Title: Performance of Concrete Coupling Beams Subjected to Simulated Wind Loading Protocols—Phase II
Author(s): Saman A. Abdullah, Kevin Aswegan, Ron Klemencic, and John W. Wallace
Publication: Structural Journal
Appears on pages(s): 101-116
Keywords: coupling beam; link beam; performance-based wind design (PBWD); reinforced concrete (RC); wind loading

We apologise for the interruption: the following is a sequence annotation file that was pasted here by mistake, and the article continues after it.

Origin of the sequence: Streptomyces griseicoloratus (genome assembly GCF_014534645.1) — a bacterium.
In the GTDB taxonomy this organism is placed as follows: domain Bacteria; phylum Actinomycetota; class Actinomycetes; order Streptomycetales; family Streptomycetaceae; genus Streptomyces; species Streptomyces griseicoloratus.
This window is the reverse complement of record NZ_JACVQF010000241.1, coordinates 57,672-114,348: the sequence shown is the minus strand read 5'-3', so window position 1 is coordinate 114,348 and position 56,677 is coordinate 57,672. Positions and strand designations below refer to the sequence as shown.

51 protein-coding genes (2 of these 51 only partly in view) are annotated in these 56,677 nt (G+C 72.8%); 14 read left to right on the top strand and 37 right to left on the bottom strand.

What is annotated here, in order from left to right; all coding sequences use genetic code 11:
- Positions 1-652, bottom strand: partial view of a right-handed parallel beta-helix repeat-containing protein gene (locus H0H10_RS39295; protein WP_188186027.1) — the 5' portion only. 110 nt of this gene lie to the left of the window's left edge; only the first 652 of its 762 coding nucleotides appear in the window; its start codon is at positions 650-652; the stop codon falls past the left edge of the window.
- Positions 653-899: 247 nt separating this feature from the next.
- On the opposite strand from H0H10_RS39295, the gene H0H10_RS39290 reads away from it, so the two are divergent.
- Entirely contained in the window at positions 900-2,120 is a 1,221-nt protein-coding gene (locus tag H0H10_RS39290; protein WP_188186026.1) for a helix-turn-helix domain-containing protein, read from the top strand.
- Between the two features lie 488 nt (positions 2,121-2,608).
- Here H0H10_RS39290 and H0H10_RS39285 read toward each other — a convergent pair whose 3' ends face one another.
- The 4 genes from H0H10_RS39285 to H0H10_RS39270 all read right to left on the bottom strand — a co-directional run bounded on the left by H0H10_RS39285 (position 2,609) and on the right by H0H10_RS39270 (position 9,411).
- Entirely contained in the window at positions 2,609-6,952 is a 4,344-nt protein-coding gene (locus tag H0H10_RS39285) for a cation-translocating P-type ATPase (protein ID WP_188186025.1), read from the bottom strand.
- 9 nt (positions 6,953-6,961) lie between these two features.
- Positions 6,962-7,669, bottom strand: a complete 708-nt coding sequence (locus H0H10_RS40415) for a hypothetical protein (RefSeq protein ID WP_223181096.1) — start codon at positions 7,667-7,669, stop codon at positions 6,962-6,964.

Wind design of buildings, unlike seismic design, is typically still based on prescriptive code provisions and essentially linear elastic response under ASCE 7 strength-level demands. This inconsistency in philosophy between seismic and wind design results in cases where wind loads control the design strength of the overall or some portion of the lateral system, resulting in significant flexural and/or axial overstrength and therefore greater capacities than needed to resist seismic demands—not only for energy-dissipating ductile elements and actions (fuses) but also for capacity-protected elements and actions. Although allowing modest nonlinearity in prescribed components (for example, coupling beams) in tall concrete buildings subjected to strong wind events is viewed as an attractive option, such an approach has been hampered in part by the lack of experimental data on the performance of key elements subjected to wind loading protocols. To address these issues, a two-phase research study was undertaken that involved testing eight 2/3-scale concrete coupling beams subjected to quasistatic, cyclic wind loading protocols. The focus of this article is on Phase II tests, which investigated the impact of loading protocol, type of coupling beam (reinforced concrete [RC] versus steel reinforced concrete beams) and epoxy injection repair. The test results indicated that, regardless of the type of loading protocol used, the beams performed well, with only minor residual cracks and no concrete crushing or spalling, or bar/steel section buckling or fracture.